I couldn't agree more with Jeremy Zawodny:
"I see too many people I know getting caught up in the breathless hype and forgetting to think about whether the latest shiny new thing really matters in the grand scheme of things. Sooner or later the treadmill is going to tire you out..."
When I hear someone complaining about all the feeds competing for their attention, I have to wonder why they don't just unsubscribe from most of them. Are their aggregators not helping them find the feeds they're paying the least attention to so they can figure out which ones to unsubscribe from? I regularly weed out the feeds that I don't spend any time with, so catching up with my unread posts every morning doesn't turn into an all-day affair.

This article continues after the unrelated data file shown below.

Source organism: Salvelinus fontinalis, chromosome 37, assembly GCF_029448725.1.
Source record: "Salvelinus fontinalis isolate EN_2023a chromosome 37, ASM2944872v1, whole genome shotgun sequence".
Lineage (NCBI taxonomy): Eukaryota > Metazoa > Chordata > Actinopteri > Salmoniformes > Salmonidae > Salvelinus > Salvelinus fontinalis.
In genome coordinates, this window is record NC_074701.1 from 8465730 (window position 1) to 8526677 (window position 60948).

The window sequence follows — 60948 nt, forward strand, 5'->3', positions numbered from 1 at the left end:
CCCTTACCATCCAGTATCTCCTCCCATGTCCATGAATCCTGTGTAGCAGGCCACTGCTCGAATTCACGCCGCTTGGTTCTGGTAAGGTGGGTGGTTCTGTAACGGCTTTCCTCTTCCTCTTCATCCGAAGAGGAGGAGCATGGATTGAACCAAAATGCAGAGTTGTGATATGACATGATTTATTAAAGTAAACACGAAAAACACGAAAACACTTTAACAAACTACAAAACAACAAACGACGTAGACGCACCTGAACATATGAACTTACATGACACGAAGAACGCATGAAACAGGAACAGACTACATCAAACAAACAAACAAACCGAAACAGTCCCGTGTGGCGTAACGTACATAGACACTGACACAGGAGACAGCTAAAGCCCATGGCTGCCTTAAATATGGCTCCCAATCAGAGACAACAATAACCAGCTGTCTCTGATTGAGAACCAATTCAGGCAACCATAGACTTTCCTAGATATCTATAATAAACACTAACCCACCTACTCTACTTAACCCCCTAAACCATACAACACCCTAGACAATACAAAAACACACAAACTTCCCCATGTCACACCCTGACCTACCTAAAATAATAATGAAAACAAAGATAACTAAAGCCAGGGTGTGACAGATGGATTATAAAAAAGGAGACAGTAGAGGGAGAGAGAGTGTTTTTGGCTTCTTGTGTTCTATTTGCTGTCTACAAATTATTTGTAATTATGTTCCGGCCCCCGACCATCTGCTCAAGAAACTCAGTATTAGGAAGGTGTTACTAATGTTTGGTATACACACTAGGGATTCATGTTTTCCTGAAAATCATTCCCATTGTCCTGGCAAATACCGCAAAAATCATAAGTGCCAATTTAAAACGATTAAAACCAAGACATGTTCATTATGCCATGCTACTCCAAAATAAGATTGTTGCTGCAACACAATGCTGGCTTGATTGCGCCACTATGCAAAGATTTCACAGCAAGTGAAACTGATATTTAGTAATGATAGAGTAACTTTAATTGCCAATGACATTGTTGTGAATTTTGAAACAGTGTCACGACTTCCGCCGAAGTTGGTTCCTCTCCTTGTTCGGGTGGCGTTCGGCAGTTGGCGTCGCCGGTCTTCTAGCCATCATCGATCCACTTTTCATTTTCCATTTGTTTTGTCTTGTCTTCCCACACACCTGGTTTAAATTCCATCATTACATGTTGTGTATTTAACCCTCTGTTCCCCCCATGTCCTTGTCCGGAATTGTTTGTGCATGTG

In my case, part of my "feed weeding" involves getting rid of a bunch of single-topic feeds, then subscribing to one feed that points out the interesting articles in those feeds. Scoble's link blog, for example, saves me from subscribing to a ton of tech-related feeds. In this situation, Scoble assumes the position of an editor (and I do the same thing with my link blog).
In fact, I could easily get rid of 90% of my feeds if I could find better editors on topics other than technology. Syndication lends itself to the rise of sites that point out the interesting stuff to us, so I'll wager we'll see more editors and fewer over-subscribed feed readers over the next few years.